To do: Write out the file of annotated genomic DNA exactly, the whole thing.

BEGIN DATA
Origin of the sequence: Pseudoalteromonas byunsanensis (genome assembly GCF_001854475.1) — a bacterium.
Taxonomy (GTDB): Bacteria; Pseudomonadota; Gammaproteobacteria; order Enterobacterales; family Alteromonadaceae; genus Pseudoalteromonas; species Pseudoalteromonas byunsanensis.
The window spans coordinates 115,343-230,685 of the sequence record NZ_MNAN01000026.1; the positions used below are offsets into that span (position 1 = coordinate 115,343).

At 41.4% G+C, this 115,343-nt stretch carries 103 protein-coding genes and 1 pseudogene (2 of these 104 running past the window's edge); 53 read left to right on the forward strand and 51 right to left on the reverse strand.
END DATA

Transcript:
Origin of the sequence: Pseudoalteromonas byunsanensis (genome assembly GCF_001854475.1) — a bacterium.
Taxonomy (GTDB): Bacteria; Pseudomonadota; Gammaproteobacteria; order Enterobacterales; family Alteromonadaceae; genus Pseudoalteromonas; species Pseudoalteromonas byunsanensis.
The window spans coordinates 115,343-230,685 of the sequence record NZ_MNAN01000026.1; the positions used below are offsets into that span (position 1 = coordinate 115,343).

At 41.4% G+C, this 115,343-nt stretch carries 103 protein-coding genes and 1 pseudogene (2 of these 104 running past the window's edge); 53 read left to right on the forward strand and 51 right to left on the reverse strand.